The Allotment Murderer
Ex-Detective Inspector Frank Schooner tugged at his greying beard and eyed the mess on the beach thoughtfully. One of the younger uniformed police officers was vomiting noisily into the sea.
“Who found her?”
“Silas Rogers from the chip shop,” said newly-appointed Detective Inspector Cuthbert McGuire, looking greenish about the gills himself. “He was walking Sal early this morning. Said she ran off and started barking like crazy. That’s when he saw her.”
“Well she had more than enough enemies in the village, that’s for sure,” said Frank. “But nobody deserves to die like this. Has anyone told her sister?”
McGuire nodded. “We sent some family liaison around first thing. The problem we’ll have is narrowing it down - since people realised it was Miss Wilson who’d been sending the poison pen letters, the whole village has been livid. She had to leave her job at the post office.”
Frank bent down to peer at the gaping wound in Miss Wilson’s neck.
“I know what you’re thinking, sir - we thought that too, when we saw the secateurs. We picked up Mr Arnold from the allotment already. He’s down at the station for questioning.”
“None of this ‘sir’ business now, Detective Inspector,” said Frank, straightening up. “You’re the only sir here now - you’re in charge. But if I were you I’d take a closer look at those injuries. There’s no bruising around the wound - where the weapon went in - what does that tell you?”
McGuire’s eyes widened in surprise. “That she was already dead when they stabbed her?”
Frank nodded grimly “and underneath all the hacking and the mess you can make out ligature marks if you look closely.”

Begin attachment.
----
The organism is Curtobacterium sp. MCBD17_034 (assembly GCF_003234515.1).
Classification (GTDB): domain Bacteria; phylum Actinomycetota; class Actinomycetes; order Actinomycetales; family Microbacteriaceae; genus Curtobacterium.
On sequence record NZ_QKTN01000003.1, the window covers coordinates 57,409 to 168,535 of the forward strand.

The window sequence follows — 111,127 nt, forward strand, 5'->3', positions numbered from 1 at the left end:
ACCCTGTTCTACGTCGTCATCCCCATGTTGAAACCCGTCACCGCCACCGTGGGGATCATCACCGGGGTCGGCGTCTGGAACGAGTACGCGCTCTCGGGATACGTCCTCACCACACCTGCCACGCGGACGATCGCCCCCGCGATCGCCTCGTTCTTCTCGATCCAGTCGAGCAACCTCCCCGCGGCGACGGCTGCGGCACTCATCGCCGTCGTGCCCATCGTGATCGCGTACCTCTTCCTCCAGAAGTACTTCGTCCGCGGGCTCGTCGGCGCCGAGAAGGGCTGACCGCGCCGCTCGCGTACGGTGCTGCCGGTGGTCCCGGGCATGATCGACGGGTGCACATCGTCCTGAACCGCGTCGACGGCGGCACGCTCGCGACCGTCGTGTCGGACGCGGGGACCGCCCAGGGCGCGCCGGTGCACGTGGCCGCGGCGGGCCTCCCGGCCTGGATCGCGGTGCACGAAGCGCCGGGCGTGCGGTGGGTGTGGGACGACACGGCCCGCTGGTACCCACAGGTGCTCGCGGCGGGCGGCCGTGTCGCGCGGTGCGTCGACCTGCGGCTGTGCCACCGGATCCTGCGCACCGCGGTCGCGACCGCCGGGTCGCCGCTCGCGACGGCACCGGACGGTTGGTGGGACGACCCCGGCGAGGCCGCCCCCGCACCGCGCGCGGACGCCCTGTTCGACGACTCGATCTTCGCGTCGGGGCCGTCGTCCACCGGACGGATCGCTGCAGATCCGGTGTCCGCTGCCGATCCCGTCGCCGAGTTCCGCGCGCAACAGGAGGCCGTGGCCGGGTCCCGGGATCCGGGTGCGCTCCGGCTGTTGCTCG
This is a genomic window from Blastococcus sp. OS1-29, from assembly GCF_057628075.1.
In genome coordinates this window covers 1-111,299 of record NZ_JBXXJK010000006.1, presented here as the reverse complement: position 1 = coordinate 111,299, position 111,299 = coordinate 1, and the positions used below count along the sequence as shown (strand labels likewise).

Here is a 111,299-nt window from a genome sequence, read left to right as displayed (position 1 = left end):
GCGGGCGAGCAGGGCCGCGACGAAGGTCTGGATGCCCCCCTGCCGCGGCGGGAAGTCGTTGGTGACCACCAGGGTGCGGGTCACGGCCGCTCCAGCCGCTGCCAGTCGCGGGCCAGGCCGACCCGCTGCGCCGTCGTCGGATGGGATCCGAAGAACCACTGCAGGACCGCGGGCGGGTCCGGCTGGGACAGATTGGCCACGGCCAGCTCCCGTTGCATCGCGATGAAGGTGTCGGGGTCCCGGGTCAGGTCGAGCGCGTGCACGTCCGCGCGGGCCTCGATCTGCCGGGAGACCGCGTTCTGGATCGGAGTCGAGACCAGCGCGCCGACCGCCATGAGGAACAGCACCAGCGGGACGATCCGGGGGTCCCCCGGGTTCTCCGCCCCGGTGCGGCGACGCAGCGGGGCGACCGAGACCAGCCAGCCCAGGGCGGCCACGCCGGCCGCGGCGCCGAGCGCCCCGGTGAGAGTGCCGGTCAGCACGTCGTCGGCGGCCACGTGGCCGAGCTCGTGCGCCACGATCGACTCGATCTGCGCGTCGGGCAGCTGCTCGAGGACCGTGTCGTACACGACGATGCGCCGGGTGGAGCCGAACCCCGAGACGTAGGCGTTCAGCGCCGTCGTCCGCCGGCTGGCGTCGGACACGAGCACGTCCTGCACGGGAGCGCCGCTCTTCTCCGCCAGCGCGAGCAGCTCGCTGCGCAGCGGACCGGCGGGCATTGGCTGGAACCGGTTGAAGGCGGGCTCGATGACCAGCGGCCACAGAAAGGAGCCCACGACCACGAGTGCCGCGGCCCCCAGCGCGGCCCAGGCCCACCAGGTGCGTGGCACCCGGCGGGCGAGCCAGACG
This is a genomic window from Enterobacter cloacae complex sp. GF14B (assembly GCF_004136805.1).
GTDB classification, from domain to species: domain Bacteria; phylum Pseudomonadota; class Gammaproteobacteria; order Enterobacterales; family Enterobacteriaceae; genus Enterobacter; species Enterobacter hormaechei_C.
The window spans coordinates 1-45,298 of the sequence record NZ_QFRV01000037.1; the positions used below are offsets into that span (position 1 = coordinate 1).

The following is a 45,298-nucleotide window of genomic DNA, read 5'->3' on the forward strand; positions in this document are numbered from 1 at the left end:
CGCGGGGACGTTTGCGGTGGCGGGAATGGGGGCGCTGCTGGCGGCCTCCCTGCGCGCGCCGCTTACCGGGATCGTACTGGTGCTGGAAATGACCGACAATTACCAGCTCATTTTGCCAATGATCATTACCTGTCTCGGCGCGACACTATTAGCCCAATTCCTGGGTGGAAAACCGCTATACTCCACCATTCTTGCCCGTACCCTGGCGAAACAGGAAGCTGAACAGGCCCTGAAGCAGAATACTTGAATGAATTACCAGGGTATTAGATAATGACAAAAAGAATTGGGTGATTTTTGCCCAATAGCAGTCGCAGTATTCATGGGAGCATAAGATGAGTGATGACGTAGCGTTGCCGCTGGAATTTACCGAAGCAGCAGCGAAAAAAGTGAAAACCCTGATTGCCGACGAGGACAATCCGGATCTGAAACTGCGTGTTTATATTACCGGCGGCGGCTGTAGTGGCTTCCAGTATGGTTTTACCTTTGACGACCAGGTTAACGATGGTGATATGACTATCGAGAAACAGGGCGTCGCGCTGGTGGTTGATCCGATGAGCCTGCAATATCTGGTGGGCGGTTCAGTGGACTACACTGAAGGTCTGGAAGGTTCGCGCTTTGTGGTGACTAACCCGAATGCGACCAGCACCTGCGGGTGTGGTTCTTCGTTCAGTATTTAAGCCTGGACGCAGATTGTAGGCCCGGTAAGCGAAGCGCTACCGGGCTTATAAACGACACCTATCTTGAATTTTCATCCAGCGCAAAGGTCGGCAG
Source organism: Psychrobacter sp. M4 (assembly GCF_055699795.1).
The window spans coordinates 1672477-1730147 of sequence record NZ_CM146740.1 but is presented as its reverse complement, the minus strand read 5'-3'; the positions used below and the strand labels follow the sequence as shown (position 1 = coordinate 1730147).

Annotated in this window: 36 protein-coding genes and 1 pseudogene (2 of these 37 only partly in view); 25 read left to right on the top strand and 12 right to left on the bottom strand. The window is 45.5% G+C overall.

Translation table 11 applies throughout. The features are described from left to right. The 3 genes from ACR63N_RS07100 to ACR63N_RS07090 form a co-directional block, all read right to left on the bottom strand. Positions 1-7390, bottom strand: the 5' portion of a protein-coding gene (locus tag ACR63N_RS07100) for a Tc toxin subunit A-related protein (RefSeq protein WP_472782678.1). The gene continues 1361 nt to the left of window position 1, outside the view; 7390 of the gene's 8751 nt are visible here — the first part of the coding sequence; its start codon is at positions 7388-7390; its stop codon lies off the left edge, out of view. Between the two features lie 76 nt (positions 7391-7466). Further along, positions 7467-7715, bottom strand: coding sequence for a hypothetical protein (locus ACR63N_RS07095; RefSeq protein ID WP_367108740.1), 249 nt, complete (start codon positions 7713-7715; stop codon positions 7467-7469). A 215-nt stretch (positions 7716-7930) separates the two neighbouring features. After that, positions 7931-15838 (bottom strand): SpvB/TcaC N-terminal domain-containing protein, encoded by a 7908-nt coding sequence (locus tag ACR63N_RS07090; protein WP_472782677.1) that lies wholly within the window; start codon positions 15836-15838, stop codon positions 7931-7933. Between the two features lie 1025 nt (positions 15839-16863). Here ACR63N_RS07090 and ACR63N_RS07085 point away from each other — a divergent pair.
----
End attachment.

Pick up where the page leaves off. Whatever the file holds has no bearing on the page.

“You think somebody strangled her?”
“Yes, and went to an awful lot of trouble to hide that and make it look like she was stabbed in a fit of passion with the nearest instrument to hand.”
Frank lifted one stockinged leg and examined it. “I’ll bet my pension that you’ll find that the soil on her legs was rubbed on by someone wearing gloves. It’s too neat - too regular.”
McGuire bent down to look more closely.
“So someone wanted to make it look like Mr Arnold was involved?”
“Unless there is another keen gardener in the village who Miss Wilson accused of being a kiddy fiddler in a poison pen letter sent to everyone in the village?”
“Mr Arnold certainly had motive, that’s for sure. And he’s already told us that he was home alone last night, so no alibi…”
“Ah but those tell-tale ligature marks, Detective Inspector. If you look more closely at them I think you’ll understand why Mr Arnold couldn’t possibly have murdered Miss Wilson last night.”
“I told you Detective Inspector - you’re the sir now. You’ll do a great job - you just have to look at the evidence. It’s all there, plain as the nose on my face. Have a think about it and you’ll get there. I’ll be back at the pub if you need me.”
And ex-Detective Inspector Frank Schooner strolled away from the grisly crime scene with a grim smile on his lips.